Last night as I was crouched to photograph this in a fairly dark spot on Main Street, I frightened a couple of teenage guys who apparently didn’t see me before I suddenly stood up very near to them, and the shuttle that takes residents from one of the local nursing homes on their errands stopped, opened the door and looked at me, then went on. I photographed this last year as well, and included a story of photographing where people don’t expect it, including hunching down in the dark by a wall wearing a cape and having the police stop to ask what you’re up to.

All Roads Lead to Carnegie

Banners on Main Street in Carnegie PA

Main Street Banners

Our everyday banners in Carnegie line up neatly along Main Street and add color with a few awnings. In a few weeks these ornamental pear trees will turn to bronze.

I designed these banners for the Carnegie Community Development Corporation and Carnegie Borough to replace the set of turquoise banners we’d had for at least six years.

The phrase came from a stop I made at a convenience store out in the middle of nowhere while actually only about 15 miles from Carnegie—rural southwestern Pennsylvania is like that, wooded hills and open fields and numbered state roads. Remembering another visit out that way I knew one of the roads I was on led right back into Carnegie from out there, windy and hilly, but no turns.

I asked the clerk, “Which one of these roads leads to Carnegie?”

She paused and considered for just a few seconds. “All roads lead to Carnegie,” she said, as if it was a fact that everyone knew.

It’s true too. Carnegie, even though only six  miles outside Pittsburgh, was once a hub for all the small towns to the south and west, and looking at a map, especially before the interstate, all those state and county roads do lead to Carnegie.

Main Street at Twilight

main street in carnegie at twilight

Main Street at Twilight

The first block of East Main Street in Carnegie, PA at dusk.

I have no idea how my little hand-held digital metered the colors like this, but I heartily approve! Honestly, this is not touched up in any way, even though the sky looks as if I either added from another photo, I adjusted the color in that area or I just painted in another sky.

The time of day was twilight, after the sun dropped below the horizon but still reflected on the sky and the thin overcast of clouds. I know I pointed my focus spot on the darkest area in the scene, way down at the other end of Main Street, the building that is actually on a hill in the next community, and that would have influenced the internal metering especially since the scene looks very bright although it’s only the street lights that provide illumination. I can assure you they are not that bright.

And likely the yellow lights also pushed the complementary blue of the sky a little brighter than it actually was. However it happened, I approve.

This was taken with my little Lumix point and shoot where I have very little control, but the other settings that would have influenced this outcome are two I’ve always set on these little cameras. First, I turn the stabilizer mode, which will help to eliminate blurriness in low-light conditions, to “off” because in these small cameras it simply changes the ASA setting to a higher number. This results in a photo that looks great in your view screen, but when you open it up on your computer it’s completely grainy. I use a tripod, or, as in this case, I find something to set the camera on or press it against and set the shutter for a 2-second timed delay so that everything is as still as it’s going to get when the shutter finally opens.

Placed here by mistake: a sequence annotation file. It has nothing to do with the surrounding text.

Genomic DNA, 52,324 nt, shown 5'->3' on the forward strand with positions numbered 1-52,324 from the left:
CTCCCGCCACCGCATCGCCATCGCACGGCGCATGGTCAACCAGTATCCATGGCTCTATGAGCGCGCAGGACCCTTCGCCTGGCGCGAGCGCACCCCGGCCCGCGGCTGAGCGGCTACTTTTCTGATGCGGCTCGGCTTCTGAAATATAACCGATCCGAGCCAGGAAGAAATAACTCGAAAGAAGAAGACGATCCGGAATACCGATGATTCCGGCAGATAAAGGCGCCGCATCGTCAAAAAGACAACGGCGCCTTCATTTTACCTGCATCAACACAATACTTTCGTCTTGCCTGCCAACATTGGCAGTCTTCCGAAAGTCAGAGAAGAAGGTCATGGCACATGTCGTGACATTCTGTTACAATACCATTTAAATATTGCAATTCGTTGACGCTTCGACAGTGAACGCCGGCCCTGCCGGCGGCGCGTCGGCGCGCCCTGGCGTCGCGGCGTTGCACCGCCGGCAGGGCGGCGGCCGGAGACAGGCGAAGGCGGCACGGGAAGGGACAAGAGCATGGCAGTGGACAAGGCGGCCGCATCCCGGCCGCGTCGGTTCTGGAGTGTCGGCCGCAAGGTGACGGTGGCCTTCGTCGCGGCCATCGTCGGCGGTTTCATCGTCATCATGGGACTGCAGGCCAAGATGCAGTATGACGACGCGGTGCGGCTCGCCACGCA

Second, I set the EV, or exposure value, setting two or three steps below the middle. Most cameras shoot light so that as much light as possible gets into the lens, but you also lose detail in the highlights and I find it doesn’t meter well for images with a lot of contrast, which is usually what attracts me.

So, I guess that’s how this one turned out like this.

The Tired Sunflower

sunflower leaning on post

The Tired Sunflower

She’s resting her head on one of the posts along Main Street, making a striking image of contrasting colors. Was this sunflower ready to lie down and become bird food…or did she have a little too good of a time on Saturday night?

sunflower in front of bar and liquor store

Known by the company she keeps.

Main Street

Main Street Carnegie

West Main Street, Carnegie, PA

Looking down West Main Street in Carnegie on a sunny day. It’s perfectly flat and straight for several blocks, but each building is different, some are homes, some are businesses, some have signs, some have flowers, they are brick and wood and aluminum siding, they have decorations and they are plain, and even the utility poles add their complication of cross braces and wires.


tibetan prayer flags in window


As proclaimed from a third-story apartment window on Main Street in Carnegie.

Thank you.

Main Street

photo of main street in carnegie

Main Street, Carnegie, PA

Main Street in Carnegie in the late afternoon, late winter light.

I like the rainbow.

Remember This in August

partially frozen creek

Cold Water

Not quite frozen though the temperature was minus 1 degree when I walked to the post office and bank first thing this morning. Chartiers Creek was rimmed with ice and frozen over in the shallower areas, all was still and quiet except the slowly flowing water; even the hardy ducks were keeping in their nests until later. Bright, clear and sunny, but sometimes those mornings are the coldest.

When I make this walk this coming summer I’ll remember this frozen morning.

Main Street Lights

photo of main street with holiday decorations

Main Street Light Up

Carnegie’s Main Street features new holiday decorations, lit for the first time on this Light-Up Night in Pittsburgh, which I couldn’t approach for all the extra traffic the previous evening.